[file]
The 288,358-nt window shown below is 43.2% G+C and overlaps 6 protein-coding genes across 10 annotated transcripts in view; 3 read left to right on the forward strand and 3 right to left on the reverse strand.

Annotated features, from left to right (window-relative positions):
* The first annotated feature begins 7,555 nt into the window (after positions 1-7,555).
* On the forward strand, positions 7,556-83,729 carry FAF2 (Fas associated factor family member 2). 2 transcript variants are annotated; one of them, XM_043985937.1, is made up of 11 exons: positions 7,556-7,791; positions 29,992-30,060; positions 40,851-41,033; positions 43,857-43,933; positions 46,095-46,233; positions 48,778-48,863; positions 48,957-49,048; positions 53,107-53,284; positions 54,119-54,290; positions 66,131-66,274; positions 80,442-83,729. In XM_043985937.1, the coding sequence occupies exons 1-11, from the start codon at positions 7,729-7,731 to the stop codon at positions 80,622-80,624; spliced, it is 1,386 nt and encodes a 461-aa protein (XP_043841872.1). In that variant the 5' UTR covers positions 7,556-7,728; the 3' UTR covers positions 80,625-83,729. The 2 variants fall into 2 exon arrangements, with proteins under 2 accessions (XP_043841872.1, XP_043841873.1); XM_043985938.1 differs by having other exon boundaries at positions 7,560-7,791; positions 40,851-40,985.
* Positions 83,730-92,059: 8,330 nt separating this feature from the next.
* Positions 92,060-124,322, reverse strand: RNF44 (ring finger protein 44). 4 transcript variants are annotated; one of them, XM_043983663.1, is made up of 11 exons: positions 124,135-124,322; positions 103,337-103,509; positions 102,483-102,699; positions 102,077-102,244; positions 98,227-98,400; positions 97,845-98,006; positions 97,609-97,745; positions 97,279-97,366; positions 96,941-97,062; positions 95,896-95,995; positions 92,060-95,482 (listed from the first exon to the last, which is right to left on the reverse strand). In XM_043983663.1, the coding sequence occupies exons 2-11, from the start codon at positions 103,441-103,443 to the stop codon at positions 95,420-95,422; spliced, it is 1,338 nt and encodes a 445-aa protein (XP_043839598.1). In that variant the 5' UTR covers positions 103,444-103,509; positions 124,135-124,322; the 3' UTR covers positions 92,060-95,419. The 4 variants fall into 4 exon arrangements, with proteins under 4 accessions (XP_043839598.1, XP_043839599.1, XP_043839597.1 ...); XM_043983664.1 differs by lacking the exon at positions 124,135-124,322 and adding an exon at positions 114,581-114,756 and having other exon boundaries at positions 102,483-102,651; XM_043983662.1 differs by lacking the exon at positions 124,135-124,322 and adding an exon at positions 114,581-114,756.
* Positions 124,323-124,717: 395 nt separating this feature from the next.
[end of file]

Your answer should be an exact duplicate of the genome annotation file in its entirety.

The 288,358-nt window shown below is 43.2% G+C and overlaps 6 protein-coding genes across 10 annotated transcripts in view; 3 read left to right on the forward strand and 3 right to left on the reverse strand.

Annotated features, from left to right (window-relative positions):
* The first annotated feature begins 7,555 nt into the window (after positions 1-7,555).
* On the forward strand, positions 7,556-83,729 carry FAF2 (Fas associated factor family member 2). 2 transcript variants are annotated; one of them, XM_043985937.1, is made up of 11 exons: positions 7,556-7,791; positions 29,992-30,060; positions 40,851-41,033; positions 43,857-43,933; positions 46,095-46,233; positions 48,778-48,863; positions 48,957-49,048; positions 53,107-53,284; positions 54,119-54,290; positions 66,131-66,274; positions 80,442-83,729. In XM_043985937.1, the coding sequence occupies exons 1-11, from the start codon at positions 7,729-7,731 to the stop codon at positions 80,622-80,624; spliced, it is 1,386 nt and encodes a 461-aa protein (XP_043841872.1). In that variant the 5' UTR covers positions 7,556-7,728; the 3' UTR covers positions 80,625-83,729. The 2 variants fall into 2 exon arrangements, with proteins under 2 accessions (XP_043841872.1, XP_043841873.1); XM_043985938.1 differs by having other exon boundaries at positions 7,560-7,791; positions 40,851-40,985.
* Positions 83,730-92,059: 8,330 nt separating this feature from the next.
* Positions 92,060-124,322, reverse strand: RNF44 (ring finger protein 44). 4 transcript variants are annotated; one of them, XM_043983663.1, is made up of 11 exons: positions 124,135-124,322; positions 103,337-103,509; positions 102,483-102,699; positions 102,077-102,244; positions 98,227-98,400; positions 97,845-98,006; positions 97,609-97,745; positions 97,279-97,366; positions 96,941-97,062; positions 95,896-95,995; positions 92,060-95,482 (listed from the first exon to the last, which is right to left on the reverse strand). In XM_043983663.1, the coding sequence occupies exons 2-11, from the start codon at positions 103,441-103,443 to the stop codon at positions 95,420-95,422; spliced, it is 1,338 nt and encodes a 445-aa protein (XP_043839598.1). In that variant the 5' UTR covers positions 103,444-103,509; positions 124,135-124,322; the 3' UTR covers positions 92,060-95,419. The 4 variants fall into 4 exon arrangements, with proteins under 4 accessions (XP_043839598.1, XP_043839599.1, XP_043839597.1 ...); XM_043983664.1 differs by lacking the exon at positions 124,135-124,322 and adding an exon at positions 114,581-114,756 and having other exon boundaries at positions 102,483-102,651; XM_043983662.1 differs by lacking the exon at positions 124,135-124,322 and adding an exon at positions 114,581-114,756.
* Positions 124,323-124,717: 395 nt separating this feature from the next.